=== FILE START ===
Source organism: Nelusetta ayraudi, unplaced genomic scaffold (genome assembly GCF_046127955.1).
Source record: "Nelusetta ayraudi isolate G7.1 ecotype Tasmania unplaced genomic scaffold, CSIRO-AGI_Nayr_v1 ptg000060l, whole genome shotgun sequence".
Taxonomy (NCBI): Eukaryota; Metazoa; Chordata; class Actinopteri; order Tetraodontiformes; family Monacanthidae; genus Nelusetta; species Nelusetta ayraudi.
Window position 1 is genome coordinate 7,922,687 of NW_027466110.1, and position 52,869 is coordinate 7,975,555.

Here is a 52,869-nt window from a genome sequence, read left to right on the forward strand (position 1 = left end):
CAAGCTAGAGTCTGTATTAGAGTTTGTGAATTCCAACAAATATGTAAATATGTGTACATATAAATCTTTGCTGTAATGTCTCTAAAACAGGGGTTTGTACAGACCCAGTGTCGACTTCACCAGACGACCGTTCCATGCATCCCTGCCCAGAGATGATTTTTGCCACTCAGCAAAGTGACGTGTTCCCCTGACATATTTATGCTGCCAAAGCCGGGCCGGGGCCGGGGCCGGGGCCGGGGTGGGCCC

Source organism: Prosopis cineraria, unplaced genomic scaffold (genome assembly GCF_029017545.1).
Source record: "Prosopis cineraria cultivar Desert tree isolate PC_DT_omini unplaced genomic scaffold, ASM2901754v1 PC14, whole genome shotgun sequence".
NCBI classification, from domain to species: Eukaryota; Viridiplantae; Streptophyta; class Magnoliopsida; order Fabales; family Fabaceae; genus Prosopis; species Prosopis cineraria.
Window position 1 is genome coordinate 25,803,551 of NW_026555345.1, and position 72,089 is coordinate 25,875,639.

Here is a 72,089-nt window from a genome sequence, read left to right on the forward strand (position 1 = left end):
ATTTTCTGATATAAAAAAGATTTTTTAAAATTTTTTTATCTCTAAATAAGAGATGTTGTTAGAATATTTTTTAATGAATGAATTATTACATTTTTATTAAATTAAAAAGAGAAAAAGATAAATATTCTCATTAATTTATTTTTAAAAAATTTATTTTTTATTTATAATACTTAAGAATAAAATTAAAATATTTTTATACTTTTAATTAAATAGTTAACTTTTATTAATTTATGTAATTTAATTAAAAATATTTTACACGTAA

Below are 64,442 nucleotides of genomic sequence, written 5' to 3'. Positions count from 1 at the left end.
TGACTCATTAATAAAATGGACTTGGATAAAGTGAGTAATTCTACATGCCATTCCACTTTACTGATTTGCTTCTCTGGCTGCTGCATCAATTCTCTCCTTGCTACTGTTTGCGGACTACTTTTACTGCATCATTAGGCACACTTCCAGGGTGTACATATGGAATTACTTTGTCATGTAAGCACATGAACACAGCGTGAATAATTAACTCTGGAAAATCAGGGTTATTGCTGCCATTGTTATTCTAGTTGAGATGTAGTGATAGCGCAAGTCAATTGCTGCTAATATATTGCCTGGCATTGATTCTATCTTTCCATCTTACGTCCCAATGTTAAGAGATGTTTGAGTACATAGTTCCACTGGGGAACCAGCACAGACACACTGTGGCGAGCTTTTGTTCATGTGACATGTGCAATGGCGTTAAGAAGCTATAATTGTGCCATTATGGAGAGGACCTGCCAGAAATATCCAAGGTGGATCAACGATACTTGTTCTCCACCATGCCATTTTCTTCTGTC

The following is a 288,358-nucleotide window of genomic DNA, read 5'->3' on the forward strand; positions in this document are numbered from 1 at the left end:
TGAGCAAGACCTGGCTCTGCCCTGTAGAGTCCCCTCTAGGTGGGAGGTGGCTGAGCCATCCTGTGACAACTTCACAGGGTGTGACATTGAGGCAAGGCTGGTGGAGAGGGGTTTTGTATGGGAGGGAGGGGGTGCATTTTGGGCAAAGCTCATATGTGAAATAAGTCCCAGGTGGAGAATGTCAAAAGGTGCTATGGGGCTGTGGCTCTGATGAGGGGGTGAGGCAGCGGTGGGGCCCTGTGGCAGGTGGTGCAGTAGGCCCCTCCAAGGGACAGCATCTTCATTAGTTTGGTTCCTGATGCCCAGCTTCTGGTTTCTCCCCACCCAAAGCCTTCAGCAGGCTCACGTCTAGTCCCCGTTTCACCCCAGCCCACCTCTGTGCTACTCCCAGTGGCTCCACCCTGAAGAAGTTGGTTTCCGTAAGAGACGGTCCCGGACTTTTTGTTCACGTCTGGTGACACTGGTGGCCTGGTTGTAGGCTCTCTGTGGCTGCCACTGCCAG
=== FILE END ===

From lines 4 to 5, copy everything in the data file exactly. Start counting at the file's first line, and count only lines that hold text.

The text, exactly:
Window position 1 is genome coordinate 7,922,687 of NW_027466110.1, and position 52,869 is coordinate 7,975,555.

Here is a 52,869-nt window from a genome sequence, read left to right on the forward strand (position 1 = left end):